Kirby Urner posted Dec 26, 2012 11:52 PM (GSC's remarks interspersed): > On Tue, Dec 25, 2012 at 10:22 PM, GS Chandy > <firstname.lastname@example.org> wrote: > > Responding to Kirby Urner's post (pasted below my > signature for reference) of Dec 26, 2012 3:38 AM: > > > > I agree with much that you state/claim. However, I > believe the singular weakness of the 'Occupy' > movement is that they do not help us much towards > 'sustainable democracy' (or so I believe - as many of > the Occupy realizations seems to die out in short > order). On the other hand, 'nominal democracy' (as > achieved in the US; the UK; in India; elsewhere) > seemed to have achieved a sizable degree of > sustainability - as already demonstrated at several > locations worldwide. (By this, I am not denying the > huge defects and deficiencies inbuilt, which the > 'Occupy movements' have tried to overcome). > > > > I would consider that a fair criticism. Fairly early > into the camping > chapter (Alpha and Beta camps along Main St., also > R2D2 -- Right to > Dream Too -- which is ongoing on Burnside), I started > referring to my > wood beam framed home as "the Blue Tent". This was > to strengthen the > image of our Portland neighborhoods as no more than > immigrant camps > (refugees if you will) of some semi-permanence, as > indicated by more > use of stone foundations, concrete, asphalt. Our > "tents" are made of > wood, lathe and plaster (many from the early 1900s). > We have a grid > (so did OPDX, with a generator in the SE corner of > Camp Alpha). > > Cities are distinguished from camps by their > timeline, but then > technology has not occupied all the niches in > between. Human > settlements may be graphed according to their levels > of intended > and/or actual permanency. A gold rush throws up > shanty towns then > leaves them in the dust. Commitments differ when the > majority of the > population is transient. > > How about a community of 550 personnel that's > *scheduled* to exist for > only 25 years? An undersea base? An community in a > fragile > ecosystem, in need of study? Envision many such > scientific research > bases. You'll possibly have a pattern of > long-termers (residents) > versus rotators-through (tourists, visitors) with > many gradations. > I'm used to thinking this way as my own family have > been invited > visitors in many settlements, provided for when > present, but not > scheduled to stay indefinitely. > > I would claim that landlubbers are unused to such > thinking (scheduled > communities, set to expire) as their communities > arise more > spontaneously. Many ghost towns are left behind, but > it's not > scheduled. Exceptions would be construction for > World Expos (World's > Fairs), Olympics and construction sites in general. > A small village > or town may arise with the construction of a large > project, but then > goes away -- trailers often used. > > Sea-based communities have a stronger sense of > beginning, middle, end > (scheduled in advance) because ships don't last > forever. They need > repairs and ultimately recycling as scrap. Oil rigs > likewise become > useless though I'm not clear how the dead ones are > disposed of. How > are wrecked rigs dealt with? Towed to shore? Some > may become > platforms for new "virtual nations"... > > Back to Occupy, we-the-Quakers invited some of the > leadership to our > meetinghouse to discuss longer term plans and > directions. Again, a > meetinghouse is just a more permanent tent, a longer > lasting > structure. > The underlying issue is that we are in dire straits indeed - for a variety of reasons, primarily world human population and that population's demands on the limited available natural resources - and that we do not have much time (if we are not already too late to make a difference to the fate of this rather lovely world as we know it). > > Where am I going with this? That institutional > structures have > different time frames in which to operate. > We have very little time indeed - if any at all (see above). > > The feedback loop I'm working on includes funding > institutions that > channel to research institute "villages". Ordinary > private parties, > not necessarily "investors" or "investment bankers" > have an > opportunity to vote with their winnings. > The most urgent need is to try and get individuals at various locations to:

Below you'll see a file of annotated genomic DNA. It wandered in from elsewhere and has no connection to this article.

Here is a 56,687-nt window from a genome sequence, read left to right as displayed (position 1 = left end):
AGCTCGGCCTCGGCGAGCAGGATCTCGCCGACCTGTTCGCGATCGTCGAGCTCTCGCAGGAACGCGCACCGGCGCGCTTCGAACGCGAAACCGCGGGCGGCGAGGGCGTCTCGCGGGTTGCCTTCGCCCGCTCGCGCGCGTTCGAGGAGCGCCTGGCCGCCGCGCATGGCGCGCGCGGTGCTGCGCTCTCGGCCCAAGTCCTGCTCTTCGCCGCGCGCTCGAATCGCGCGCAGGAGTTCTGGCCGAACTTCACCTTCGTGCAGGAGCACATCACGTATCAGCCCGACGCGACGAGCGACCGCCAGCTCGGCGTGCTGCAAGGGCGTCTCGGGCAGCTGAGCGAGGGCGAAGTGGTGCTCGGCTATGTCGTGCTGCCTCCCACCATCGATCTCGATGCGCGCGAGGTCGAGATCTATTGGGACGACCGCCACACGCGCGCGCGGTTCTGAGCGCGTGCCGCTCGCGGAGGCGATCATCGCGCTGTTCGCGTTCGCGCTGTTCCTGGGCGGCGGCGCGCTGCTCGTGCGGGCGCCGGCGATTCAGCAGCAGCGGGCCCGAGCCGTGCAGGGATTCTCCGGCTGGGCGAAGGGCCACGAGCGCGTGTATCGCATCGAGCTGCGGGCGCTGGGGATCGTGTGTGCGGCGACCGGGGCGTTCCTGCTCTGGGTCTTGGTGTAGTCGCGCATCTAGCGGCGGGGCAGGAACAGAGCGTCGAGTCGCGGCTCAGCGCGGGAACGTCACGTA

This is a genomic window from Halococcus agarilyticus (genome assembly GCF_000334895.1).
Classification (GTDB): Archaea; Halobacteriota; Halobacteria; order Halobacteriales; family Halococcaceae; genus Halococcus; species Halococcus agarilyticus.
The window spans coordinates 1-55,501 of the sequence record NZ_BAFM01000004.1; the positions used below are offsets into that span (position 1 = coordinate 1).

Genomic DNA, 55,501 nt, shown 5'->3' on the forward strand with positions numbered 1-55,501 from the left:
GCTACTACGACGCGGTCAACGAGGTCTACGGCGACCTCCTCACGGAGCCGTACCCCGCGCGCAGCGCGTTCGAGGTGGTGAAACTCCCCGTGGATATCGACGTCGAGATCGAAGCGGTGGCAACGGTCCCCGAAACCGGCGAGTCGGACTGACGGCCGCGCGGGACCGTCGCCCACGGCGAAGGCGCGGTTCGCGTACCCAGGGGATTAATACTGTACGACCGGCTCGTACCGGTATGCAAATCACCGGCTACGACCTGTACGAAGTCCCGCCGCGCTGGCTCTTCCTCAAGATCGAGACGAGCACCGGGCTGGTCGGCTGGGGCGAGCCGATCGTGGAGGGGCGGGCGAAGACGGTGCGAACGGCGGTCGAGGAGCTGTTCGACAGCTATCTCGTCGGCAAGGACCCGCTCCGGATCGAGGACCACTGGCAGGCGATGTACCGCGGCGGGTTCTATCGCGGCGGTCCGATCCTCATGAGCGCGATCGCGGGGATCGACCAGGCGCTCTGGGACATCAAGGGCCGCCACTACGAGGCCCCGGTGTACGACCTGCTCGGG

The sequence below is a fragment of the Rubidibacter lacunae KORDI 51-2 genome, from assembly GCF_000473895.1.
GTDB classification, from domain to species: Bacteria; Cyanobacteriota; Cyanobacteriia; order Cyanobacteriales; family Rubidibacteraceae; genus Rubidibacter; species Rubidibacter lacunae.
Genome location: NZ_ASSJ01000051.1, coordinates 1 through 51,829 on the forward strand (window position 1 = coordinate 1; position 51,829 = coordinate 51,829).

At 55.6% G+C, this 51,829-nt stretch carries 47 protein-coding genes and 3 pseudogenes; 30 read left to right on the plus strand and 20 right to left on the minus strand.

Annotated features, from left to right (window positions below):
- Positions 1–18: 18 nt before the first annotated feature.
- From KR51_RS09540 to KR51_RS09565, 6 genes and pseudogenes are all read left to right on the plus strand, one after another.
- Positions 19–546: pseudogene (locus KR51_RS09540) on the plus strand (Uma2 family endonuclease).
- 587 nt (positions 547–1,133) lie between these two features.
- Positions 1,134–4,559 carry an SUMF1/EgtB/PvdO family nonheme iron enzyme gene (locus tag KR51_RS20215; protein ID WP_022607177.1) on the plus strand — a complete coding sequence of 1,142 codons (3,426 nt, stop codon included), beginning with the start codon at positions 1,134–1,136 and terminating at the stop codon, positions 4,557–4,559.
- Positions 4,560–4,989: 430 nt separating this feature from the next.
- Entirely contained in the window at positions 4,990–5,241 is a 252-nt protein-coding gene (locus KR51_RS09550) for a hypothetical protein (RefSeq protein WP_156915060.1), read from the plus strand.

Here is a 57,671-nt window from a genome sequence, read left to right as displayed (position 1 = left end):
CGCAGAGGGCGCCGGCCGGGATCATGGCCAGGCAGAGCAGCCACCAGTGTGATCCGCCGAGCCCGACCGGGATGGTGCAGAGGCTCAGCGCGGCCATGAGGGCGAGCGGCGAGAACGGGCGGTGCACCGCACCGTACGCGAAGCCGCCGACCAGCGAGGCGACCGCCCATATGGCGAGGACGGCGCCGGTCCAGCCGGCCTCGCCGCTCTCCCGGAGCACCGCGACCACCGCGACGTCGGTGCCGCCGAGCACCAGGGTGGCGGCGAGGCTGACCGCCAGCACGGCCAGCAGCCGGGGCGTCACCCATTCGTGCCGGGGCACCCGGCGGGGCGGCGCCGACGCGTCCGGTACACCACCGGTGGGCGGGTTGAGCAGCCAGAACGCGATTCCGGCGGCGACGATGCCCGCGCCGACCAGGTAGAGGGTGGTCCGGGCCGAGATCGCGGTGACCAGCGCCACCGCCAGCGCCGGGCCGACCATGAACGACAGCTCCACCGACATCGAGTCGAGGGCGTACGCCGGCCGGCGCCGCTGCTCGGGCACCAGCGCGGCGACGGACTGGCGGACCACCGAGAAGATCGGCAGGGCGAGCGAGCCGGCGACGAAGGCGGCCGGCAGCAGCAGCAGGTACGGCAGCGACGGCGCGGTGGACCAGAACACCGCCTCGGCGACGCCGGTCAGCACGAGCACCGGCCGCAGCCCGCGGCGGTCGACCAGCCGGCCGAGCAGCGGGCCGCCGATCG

a) understand the realities underpinning our world (in particular the demands we make on planetary resources);